Republicans are now openly feuding as a top GOP senator turns up the heat on Trump's family
Donald Trump Jr. and Kimberly Guilfoyle fishing on Montana's Stillwater River in June.

North Carolina Sen. Richard Burr is taking criticism from his fellow Republicans Wednesday after multiple outlets reported that the panel he leads — the Senate Intelligence Committee — has taken off the kid glove around President Donald Trump's family.

In particular, the committee has subpoenaed Donald Trump Jr. to testify before his committee about some of the events detailed in Special Counsel Robert Mueller's report.

It was a bold salvo for a Republican-led committee to attempt to force a member of Trump's family to testify. CNN reported that Trump Jr. is considering taking the Fifth or simply not showing up to the committee.

Axios noted that the subpoena is a "sign that the Russia investigations in Congress aren't over despite the conclusion of special counsel Robert Mueller's probe and despite Senate Majority Leader Mitch McConnell saying it's time to move on from the Russia probe."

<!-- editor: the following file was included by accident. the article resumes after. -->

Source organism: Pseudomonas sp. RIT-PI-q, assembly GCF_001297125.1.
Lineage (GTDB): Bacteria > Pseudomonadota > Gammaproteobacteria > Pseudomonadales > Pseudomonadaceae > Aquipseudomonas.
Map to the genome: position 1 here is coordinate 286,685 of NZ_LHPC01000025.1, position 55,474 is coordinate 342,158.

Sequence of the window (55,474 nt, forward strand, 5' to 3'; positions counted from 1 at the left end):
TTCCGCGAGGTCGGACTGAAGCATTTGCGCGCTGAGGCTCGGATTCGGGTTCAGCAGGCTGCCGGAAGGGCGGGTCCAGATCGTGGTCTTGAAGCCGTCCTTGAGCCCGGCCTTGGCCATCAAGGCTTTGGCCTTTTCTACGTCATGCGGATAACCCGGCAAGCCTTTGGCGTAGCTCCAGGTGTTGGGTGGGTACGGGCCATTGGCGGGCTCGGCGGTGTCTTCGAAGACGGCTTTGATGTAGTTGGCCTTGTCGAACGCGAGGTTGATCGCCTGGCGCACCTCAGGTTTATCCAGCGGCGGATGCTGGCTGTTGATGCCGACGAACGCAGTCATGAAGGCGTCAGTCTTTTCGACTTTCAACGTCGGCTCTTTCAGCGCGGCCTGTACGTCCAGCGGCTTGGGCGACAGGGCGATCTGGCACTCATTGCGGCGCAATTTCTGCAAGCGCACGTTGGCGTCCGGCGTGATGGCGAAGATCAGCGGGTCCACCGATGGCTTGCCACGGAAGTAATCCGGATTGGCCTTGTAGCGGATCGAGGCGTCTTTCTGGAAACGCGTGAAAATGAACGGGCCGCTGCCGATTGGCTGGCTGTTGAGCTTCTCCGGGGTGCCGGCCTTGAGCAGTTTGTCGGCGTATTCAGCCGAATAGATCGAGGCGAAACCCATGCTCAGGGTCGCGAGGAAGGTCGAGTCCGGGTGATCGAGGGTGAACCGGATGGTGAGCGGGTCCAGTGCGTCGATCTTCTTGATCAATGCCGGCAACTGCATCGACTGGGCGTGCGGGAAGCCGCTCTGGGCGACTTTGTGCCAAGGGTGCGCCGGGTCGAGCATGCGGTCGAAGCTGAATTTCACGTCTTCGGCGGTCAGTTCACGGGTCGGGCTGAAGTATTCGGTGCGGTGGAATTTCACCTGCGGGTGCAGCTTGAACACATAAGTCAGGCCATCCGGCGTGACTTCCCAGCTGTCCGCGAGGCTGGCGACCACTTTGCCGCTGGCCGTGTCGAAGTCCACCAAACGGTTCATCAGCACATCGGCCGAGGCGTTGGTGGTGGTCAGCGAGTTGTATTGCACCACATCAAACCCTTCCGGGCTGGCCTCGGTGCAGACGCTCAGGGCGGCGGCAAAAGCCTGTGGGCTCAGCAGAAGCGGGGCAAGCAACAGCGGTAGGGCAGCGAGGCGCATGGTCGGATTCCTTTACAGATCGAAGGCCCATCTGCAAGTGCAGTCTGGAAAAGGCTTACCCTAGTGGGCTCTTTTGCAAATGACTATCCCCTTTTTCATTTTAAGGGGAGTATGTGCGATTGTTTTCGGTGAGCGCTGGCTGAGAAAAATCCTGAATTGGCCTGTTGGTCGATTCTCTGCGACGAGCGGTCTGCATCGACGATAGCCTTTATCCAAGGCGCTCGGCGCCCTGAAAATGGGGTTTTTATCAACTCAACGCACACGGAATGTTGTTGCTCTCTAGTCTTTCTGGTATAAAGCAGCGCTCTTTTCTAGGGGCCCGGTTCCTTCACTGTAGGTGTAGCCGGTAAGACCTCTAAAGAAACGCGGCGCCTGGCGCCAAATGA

And when news of the subpoena broke, many of Burr's colleagues were not happy.

House Minority Leader Kevin McCarthy tweeted that Trump Jr. "has already spent dozens of hours testifying in front of Congressional committees. Endless investigations—by either party—won't change the fact that there was NO collusion. It's time to move on. It’s time to focus on ISSUES, not investigations."

"Apparently the Republican chair of the Senate Intel Committee didn’t get the memo from the Majority Leader that this case was closed..." tweeted Sen. Rand Paul (R-KY).

An anonymous source close to Trump Jr. told the Wall Street Journal that the subpoena was "an obvious PR stunt from a so-called 'Republican.'"

While the Senate Intelligence Committee has a better reputation for decency and bipartisanship than the factious House Intelligence Committee, Burr's history in this matter is checkered. According to Mueller, Burr appears to have handed over a list of people being investigated in the Russia probe to the White House after receiving a confidential briefing. Ryan Goodman at Lawfare has argued that his closeness to the president — Burr was a member of Trump's campaign — makes him an unreliable figure. It's possible he's using this opportunity to regain some of the credibility he's lost, though it is coming at the cost of criticism from his own side.